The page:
Real estate investors revitalize older neighborhoods

Even the best neighborhoods can be hit hard by recession. Foreclosed houses line a number of streets, and climbing out of this problem often falls to motivated real estate investors.

Even the best neighborhoods can be hit hard by recession. Foreclosed houses line a number of streets, and climbing out of this problem often falls to motivated real estate investors.

These budding professionals might not be interested in hundreds of properties - instead, they could have their eyes set on only one or two. However, people like this are responsible for revitalizing many older neighborhoods across the U.S., converging on auctions and grabbing affordable deal after affordable deal.

The final goal? Fix up and sell, and turn those foreclosed houses into lived-in, loved homes for the next person interested in buying or renting.

Anyone can become a real estate investor
In Buffalo, N.Y., the rows of foreclosures have given way to potential property owners and eager real estate investors, according to The New York Times. The city is home to more than 4,300 vacant lots and houses, all up for sale to these prospective professionals.

For example, Bernice Randle and Jason Wilson were at their second auction, and during their first they left with two deals - one, a vacant lot valued at $500, and the other, a three hundred year old house for only $66,000. These two people are considered "micro-developers," buying up these derelict properties, rehabbing and reselling for a profit, the news source noted. In addition, their - and their colleagues - efforts have helped restore old neighborhoods swallowed up by the foreclosure process.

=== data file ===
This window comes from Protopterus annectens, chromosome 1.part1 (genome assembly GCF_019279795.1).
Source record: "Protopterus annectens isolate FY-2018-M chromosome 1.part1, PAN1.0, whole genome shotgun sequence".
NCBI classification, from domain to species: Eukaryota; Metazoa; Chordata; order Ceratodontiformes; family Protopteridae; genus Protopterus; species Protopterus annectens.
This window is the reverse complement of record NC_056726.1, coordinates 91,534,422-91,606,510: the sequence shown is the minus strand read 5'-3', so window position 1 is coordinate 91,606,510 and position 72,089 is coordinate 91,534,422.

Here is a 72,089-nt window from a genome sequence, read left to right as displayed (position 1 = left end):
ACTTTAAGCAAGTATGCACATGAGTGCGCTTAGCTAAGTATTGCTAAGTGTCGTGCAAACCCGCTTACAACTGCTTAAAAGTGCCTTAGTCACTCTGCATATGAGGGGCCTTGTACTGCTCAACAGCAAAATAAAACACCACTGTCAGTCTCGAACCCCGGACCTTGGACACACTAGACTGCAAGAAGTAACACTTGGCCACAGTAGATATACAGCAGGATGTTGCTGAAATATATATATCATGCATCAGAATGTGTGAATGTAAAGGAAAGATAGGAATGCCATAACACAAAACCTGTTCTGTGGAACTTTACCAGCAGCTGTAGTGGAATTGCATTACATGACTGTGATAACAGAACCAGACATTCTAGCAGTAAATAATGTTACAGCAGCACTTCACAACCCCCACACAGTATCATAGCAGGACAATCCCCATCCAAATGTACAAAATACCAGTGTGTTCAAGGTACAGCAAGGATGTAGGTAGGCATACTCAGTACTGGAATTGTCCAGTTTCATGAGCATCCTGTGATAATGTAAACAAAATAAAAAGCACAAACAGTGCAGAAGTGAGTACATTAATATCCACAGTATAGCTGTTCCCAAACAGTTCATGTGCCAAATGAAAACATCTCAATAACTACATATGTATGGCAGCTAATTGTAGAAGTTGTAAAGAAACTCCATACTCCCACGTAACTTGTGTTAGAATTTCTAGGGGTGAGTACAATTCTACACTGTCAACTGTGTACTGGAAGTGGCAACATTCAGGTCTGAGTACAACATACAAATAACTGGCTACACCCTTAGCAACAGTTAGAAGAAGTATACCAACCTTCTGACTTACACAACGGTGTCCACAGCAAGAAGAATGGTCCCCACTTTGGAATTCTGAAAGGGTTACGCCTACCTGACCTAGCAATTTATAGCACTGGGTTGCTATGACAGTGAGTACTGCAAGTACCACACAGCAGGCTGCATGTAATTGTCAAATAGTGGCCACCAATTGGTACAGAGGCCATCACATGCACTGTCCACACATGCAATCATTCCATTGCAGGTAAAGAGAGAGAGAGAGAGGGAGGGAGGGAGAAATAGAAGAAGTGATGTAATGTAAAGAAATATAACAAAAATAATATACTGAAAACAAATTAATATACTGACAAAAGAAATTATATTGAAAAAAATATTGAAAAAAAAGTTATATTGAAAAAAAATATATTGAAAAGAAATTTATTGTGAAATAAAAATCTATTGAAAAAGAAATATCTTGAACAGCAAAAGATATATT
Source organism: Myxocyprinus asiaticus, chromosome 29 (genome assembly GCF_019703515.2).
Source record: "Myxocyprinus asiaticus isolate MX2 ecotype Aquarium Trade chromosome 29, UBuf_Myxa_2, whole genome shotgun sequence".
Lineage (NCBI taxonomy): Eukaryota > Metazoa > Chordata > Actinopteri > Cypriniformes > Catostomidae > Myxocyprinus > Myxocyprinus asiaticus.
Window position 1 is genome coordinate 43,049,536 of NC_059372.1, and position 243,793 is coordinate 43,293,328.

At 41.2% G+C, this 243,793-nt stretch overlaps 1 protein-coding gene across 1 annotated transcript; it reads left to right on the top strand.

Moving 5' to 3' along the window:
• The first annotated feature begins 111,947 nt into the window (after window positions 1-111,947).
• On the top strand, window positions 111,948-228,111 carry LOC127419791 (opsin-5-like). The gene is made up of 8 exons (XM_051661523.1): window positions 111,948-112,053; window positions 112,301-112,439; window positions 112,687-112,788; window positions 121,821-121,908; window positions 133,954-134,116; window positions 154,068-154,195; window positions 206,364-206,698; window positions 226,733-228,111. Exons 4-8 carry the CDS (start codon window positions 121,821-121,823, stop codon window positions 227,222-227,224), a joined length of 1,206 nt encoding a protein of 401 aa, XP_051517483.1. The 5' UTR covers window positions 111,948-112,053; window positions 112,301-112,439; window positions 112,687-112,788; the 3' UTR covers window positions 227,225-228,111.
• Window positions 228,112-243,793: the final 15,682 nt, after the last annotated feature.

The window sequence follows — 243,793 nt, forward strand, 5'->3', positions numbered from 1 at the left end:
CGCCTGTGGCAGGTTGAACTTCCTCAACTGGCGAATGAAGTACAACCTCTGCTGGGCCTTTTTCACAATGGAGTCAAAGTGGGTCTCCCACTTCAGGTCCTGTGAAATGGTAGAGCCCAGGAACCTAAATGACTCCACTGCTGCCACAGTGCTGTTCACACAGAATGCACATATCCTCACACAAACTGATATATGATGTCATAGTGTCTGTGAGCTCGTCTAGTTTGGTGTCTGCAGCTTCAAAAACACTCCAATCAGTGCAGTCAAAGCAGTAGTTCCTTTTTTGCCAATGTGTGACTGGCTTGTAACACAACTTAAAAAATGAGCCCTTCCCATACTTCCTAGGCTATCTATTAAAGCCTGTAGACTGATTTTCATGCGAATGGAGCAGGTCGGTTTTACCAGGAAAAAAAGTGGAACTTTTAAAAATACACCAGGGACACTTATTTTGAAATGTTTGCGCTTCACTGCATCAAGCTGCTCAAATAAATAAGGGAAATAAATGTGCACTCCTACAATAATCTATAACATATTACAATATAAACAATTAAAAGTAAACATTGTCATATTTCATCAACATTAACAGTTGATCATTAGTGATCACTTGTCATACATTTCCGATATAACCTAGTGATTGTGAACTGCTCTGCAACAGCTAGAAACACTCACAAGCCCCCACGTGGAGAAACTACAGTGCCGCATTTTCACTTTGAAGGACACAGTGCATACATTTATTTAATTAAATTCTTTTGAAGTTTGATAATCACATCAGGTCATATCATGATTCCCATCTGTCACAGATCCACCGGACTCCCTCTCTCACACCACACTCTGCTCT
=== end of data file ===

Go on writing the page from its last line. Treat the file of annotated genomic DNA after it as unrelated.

With these combined efforts, previously unattractive parts of Buffalo have turned the corner. Joseph Galvin, owner of a handful of homes close to one another, has been one hand helping spruce up bank owned properties across the city.

"At first it was necessity - I just wanted a place to live," Galvin told The New York Times. "There were a lot of drugs and prostitutes and criminal elements. We'd call the police, and they'd arrest someone, and then there'd be someone else to take their place. What I decided to do was to buy these houses and renovate them and try and save a neighborhood that was in decline."

Courthouse Retrieval System can help real estate investors gain the knowledge they need to succeed. In-depth collections of mortgage records, property data and much more can be the perfect compliment to any business strategy.

Plan ahead for hidden costs
Real estate investors can get excited when they see the low price tag of foreclosed houses up for auction. However, these expenses come with added problems, and budding professionals should be cautious before diving into any additional home.

Older houses often bring more complications, according to Bankrate.com. Even so, this isn't stopping prospective buyers from clamoring to get their hands on historic properties. 

"Obviously, the charm and history are attractive, but there's also a very strong lifestyle component to these historic neighborhoods," John Randolph, an associate broker for Virginia-based Long & Foster, told the news source. "What's old is new again. This is the revival of the town center in urban planning; the original town center."

While not all older homes are considered historic, some are bound by certain guidelines and other restrictions. These often come into play during renovations, but the overall rule to keep in mind is the preservation of the home's character. Therefore, restrictions are often confined to the exterior of the property, with owners having more room to work on the inside.

In order to prepare, real estate investors should do their research ahead of time, Bankrate.com explained. Each individual address could have its own guidelines, but the payoff could be great. Once a historic home is fixed up, it could fetch a high price on the market. 



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